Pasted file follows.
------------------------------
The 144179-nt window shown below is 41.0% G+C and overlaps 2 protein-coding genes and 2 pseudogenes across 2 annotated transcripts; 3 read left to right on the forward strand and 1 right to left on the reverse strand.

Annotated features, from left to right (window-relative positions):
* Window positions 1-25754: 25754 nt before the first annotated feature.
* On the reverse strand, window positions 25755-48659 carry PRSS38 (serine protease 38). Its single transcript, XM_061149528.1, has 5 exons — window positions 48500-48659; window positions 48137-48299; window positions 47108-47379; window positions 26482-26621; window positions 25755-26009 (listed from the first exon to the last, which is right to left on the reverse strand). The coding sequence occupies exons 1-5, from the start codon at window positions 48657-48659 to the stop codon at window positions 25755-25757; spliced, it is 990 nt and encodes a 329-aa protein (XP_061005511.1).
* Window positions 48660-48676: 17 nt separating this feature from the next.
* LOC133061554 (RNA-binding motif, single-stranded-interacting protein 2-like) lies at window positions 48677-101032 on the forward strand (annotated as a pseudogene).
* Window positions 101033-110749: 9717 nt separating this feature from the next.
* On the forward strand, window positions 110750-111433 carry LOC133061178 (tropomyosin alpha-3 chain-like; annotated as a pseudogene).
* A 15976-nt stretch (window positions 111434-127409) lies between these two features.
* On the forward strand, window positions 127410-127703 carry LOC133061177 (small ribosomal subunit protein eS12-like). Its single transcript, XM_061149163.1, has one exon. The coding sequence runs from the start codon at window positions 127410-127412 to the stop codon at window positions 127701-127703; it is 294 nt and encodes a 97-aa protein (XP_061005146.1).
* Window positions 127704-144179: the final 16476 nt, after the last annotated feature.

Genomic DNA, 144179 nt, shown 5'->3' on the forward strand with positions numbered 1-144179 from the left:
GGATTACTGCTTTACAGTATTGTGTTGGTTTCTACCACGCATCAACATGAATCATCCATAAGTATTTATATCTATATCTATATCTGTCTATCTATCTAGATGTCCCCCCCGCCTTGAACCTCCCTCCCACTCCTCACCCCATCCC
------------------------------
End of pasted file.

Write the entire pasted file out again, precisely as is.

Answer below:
The 144179-nt window shown below is 41.0% G+C and overlaps 2 protein-coding genes and 2 pseudogenes across 2 annotated transcripts; 3 read left to right on the forward strand and 1 right to left on the reverse strand.

Annotated features, from left to right (window-relative positions):
* Window positions 1-25754: 25754 nt before the first annotated feature.
* On the reverse strand, window positions 25755-48659 carry PRSS38 (serine protease 38). Its single transcript, XM_061149528.1, has 5 exons — window positions 48500-48659; window positions 48137-48299; window positions 47108-47379; window positions 26482-26621; window positions 25755-26009 (listed from the first exon to the last, which is right to left on the reverse strand). The coding sequence occupies exons 1-5, from the start codon at window positions 48657-48659 to the stop codon at window positions 25755-25757; spliced, it is 990 nt and encodes a 329-aa protein (XP_061005511.1).
* Window positions 48660-48676: 17 nt separating this feature from the next.
* LOC133061554 (RNA-binding motif, single-stranded-interacting protein 2-like) lies at window positions 48677-101032 on the forward strand (annotated as a pseudogene).
* Window positions 101033-110749: 9717 nt separating this feature from the next.
* On the forward strand, window positions 110750-111433 carry LOC133061178 (tropomyosin alpha-3 chain-like; annotated as a pseudogene).
* A 15976-nt stretch (window positions 111434-127409) lies between these two features.
* On the forward strand, window positions 127410-127703 carry LOC133061177 (small ribosomal subunit protein eS12-like). Its single transcript, XM_061149163.1, has one exon. The coding sequence runs from the start codon at window positions 127410-127412 to the stop codon at window positions 127701-127703; it is 294 nt and encodes a 97-aa protein (XP_061005146.1).
* Window positions 127704-144179: the final 16476 nt, after the last annotated feature.

Genomic DNA, 144179 nt, shown 5'->3' on the forward strand with positions numbered 1-144179 from the left:
GGATTACTGCTTTACAGTATTGTGTTGGTTTCTACCACGCATCAACATGAATCATCCATAAGTATTTATATCTATATCTATATCTGTCTATCTATCTAGATGTCCCCCCCGCCTTGAACCTCCCTCCCACTCCTCACCCCATCCC